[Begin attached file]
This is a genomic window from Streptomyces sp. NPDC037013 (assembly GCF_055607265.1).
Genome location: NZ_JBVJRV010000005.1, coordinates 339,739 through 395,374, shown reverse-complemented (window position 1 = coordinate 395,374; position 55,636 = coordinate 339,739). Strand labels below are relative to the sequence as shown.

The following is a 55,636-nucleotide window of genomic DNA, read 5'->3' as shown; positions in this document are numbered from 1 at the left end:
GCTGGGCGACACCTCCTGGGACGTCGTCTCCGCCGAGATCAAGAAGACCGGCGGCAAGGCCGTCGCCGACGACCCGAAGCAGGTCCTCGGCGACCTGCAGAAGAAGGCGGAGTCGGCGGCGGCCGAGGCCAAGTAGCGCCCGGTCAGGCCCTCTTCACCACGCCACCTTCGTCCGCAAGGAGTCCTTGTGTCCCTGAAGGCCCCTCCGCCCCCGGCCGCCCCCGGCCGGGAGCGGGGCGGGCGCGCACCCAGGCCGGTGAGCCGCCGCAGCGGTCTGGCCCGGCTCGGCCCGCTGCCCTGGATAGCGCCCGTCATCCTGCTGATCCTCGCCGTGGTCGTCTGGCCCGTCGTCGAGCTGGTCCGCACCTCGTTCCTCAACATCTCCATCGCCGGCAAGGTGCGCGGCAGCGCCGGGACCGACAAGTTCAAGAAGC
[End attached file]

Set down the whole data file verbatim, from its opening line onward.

This is a genomic window from Streptomyces sp. NPDC037013 (assembly GCF_055607265.1).
Genome location: NZ_JBVJRV010000005.1, coordinates 339,739 through 395,374, shown reverse-complemented (window position 1 = coordinate 395,374; position 55,636 = coordinate 339,739). Strand labels below are relative to the sequence as shown.

The following is a 55,636-nucleotide window of genomic DNA, read 5'->3' as shown; positions in this document are numbered from 1 at the left end:
GCTGGGCGACACCTCCTGGGACGTCGTCTCCGCCGAGATCAAGAAGACCGGCGGCAAGGCCGTCGCCGACGACCCGAAGCAGGTCCTCGGCGACCTGCAGAAGAAGGCGGAGTCGGCGGCGGCCGAGGCCAAGTAGCGCCCGGTCAGGCCCTCTTCACCACGCCACCTTCGTCCGCAAGGAGTCCTTGTGTCCCTGAAGGCCCCTCCGCCCCCGGCCGCCCCCGGCCGGGAGCGGGGCGGGCGCGCACCCAGGCCGGTGAGCCGCCGCAGCGGTCTGGCCCGGCTCGGCCCGCTGCCCTGGATAGCGCCCGTCATCCTGCTGATCCTCGCCGTGGTCGTCTGGCCCGTCGTCGAGCTGGTCCGCACCTCGTTCCTCAACATCTCCATCGCCGGCAAGGTGCGCGGCAGCGCCGGGACCGACAAGTTCAAGAAGC